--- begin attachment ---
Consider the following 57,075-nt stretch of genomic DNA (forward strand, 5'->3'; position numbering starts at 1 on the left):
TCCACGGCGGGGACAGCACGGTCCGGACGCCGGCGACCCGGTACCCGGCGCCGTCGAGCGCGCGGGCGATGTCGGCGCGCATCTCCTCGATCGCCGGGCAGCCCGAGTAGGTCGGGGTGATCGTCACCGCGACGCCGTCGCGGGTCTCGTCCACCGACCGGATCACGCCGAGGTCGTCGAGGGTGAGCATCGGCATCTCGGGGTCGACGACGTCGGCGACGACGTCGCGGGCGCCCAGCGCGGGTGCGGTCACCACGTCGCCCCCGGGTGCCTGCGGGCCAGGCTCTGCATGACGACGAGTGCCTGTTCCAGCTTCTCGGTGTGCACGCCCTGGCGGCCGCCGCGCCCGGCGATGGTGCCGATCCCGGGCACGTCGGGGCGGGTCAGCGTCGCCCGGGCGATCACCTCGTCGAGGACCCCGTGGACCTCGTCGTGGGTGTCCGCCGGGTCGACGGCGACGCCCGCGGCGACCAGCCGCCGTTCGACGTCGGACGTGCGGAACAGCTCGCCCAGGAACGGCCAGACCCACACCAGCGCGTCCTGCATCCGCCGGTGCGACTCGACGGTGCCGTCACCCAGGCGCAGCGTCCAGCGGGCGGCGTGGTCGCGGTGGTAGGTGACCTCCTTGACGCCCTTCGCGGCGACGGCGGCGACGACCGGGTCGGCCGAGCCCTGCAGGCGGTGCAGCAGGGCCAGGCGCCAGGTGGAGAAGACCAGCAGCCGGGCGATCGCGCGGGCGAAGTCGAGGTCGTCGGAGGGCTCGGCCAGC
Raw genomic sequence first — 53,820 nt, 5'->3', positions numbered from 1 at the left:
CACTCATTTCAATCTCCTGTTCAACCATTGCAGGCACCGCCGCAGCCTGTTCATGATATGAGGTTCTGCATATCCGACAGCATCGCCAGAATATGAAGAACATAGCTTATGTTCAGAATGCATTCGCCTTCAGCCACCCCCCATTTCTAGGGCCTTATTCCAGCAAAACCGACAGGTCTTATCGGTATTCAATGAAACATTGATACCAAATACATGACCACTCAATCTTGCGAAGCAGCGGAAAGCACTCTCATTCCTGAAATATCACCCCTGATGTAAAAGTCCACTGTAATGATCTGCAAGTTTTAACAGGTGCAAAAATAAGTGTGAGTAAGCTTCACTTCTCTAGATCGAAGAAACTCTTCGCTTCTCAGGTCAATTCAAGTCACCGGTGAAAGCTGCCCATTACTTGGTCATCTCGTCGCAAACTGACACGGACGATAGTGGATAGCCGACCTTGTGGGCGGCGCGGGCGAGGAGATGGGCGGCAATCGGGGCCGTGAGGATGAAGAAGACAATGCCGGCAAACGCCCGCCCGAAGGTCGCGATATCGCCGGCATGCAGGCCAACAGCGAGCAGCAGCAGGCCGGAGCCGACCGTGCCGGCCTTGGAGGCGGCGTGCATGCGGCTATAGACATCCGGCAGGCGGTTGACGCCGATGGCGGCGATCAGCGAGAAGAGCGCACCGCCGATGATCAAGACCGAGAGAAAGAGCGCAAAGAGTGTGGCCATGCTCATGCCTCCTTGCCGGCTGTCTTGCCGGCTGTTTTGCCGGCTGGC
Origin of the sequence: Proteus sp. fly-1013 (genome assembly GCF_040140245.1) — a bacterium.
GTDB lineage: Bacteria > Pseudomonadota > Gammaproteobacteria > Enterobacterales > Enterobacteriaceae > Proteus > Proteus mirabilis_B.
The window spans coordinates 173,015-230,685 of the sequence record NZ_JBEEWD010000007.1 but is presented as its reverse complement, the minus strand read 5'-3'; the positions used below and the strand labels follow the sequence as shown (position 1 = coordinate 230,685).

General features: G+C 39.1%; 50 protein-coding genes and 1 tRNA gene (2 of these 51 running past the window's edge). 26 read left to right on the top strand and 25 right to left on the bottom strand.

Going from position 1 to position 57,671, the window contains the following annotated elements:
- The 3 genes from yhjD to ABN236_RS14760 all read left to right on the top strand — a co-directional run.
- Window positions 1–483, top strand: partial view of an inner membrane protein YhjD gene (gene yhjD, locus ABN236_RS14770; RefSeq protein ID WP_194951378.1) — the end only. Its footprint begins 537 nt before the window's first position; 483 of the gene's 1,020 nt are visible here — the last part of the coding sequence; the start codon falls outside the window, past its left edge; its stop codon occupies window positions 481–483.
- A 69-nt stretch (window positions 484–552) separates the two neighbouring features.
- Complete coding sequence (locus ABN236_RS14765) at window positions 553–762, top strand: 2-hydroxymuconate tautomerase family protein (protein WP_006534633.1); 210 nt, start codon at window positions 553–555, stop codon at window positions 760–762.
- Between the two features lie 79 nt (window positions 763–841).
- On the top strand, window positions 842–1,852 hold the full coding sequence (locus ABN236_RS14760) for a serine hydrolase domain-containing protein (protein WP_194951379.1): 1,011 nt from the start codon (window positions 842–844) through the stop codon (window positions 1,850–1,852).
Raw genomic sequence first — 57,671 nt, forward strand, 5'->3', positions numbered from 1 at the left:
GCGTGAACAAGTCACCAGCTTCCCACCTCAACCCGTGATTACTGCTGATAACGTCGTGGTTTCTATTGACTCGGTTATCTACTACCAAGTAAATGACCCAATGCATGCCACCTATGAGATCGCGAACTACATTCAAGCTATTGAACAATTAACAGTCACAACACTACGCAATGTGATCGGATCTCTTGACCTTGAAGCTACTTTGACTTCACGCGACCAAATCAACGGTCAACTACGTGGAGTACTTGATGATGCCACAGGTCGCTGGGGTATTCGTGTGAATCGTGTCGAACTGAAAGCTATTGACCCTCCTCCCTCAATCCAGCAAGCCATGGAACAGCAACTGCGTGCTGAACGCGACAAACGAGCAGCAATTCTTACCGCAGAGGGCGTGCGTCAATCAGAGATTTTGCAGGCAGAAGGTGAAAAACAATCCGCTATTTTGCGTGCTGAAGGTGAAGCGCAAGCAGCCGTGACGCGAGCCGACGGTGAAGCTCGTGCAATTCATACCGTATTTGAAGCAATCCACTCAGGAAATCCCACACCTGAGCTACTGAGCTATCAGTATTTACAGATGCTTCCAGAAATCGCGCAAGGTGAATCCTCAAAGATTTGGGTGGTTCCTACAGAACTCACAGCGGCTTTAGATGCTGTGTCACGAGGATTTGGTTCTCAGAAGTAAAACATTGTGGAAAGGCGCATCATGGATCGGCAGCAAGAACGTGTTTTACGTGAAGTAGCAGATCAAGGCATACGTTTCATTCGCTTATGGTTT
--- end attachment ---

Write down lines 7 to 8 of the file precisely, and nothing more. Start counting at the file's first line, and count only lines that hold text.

The window spans coordinates 173,015-230,685 of the sequence record NZ_JBEEWD010000007.1 but is presented as its reverse complement, the minus strand read 5'-3'; the positions used below and the strand labels follow the sequence as shown (position 1 = coordinate 230,685).

General features: G+C 39.1%; 50 protein-coding genes and 1 tRNA gene (2 of these 51 running past the window's edge). 26 read left to right on the top strand and 25 right to left on the bottom strand.